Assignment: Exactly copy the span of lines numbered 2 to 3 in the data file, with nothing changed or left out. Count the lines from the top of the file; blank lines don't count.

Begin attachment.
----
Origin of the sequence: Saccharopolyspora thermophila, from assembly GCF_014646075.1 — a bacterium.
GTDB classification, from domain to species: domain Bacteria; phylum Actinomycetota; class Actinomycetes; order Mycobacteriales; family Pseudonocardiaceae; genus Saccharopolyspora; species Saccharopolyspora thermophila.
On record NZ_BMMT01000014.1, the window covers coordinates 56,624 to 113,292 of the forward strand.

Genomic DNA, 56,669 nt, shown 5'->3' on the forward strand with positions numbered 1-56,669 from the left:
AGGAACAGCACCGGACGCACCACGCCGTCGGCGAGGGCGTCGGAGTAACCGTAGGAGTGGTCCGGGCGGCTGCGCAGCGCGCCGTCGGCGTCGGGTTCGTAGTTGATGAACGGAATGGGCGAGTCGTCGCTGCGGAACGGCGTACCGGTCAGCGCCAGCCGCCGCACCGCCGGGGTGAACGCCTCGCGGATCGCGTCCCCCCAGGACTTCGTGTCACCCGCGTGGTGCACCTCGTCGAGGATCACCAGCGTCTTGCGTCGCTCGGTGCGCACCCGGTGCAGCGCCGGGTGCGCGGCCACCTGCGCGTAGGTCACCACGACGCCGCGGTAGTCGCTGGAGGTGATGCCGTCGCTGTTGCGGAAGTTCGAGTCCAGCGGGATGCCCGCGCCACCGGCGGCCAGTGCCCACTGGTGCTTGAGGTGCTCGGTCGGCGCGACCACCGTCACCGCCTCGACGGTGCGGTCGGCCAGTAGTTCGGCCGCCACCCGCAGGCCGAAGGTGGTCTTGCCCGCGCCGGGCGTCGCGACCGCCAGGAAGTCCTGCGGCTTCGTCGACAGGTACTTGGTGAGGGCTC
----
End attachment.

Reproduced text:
GTDB classification, from domain to species: domain Bacteria; phylum Actinomycetota; class Actinomycetes; order Mycobacteriales; family Pseudonocardiaceae; genus Saccharopolyspora; species Saccharopolyspora thermophila.
On record NZ_BMMT01000014.1, the window covers coordinates 56,624 to 113,292 of the forward strand.